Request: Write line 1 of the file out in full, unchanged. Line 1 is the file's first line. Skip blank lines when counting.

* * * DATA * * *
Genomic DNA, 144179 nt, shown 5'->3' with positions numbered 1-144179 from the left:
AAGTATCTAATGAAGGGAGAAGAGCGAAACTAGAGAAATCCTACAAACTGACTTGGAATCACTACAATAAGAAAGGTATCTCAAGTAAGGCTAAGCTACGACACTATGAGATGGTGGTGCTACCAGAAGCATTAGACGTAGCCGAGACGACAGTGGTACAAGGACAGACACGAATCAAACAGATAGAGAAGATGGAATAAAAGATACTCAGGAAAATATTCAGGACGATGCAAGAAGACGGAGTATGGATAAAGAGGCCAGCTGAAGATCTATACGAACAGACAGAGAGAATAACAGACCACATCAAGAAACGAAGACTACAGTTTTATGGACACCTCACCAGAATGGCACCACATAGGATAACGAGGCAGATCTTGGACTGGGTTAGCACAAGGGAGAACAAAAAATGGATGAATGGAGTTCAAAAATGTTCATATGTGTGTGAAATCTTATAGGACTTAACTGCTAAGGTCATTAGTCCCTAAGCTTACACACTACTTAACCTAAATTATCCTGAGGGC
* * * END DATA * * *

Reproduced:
Genomic DNA, 144179 nt, shown 5'->3' with positions numbered 1-144179 from the left: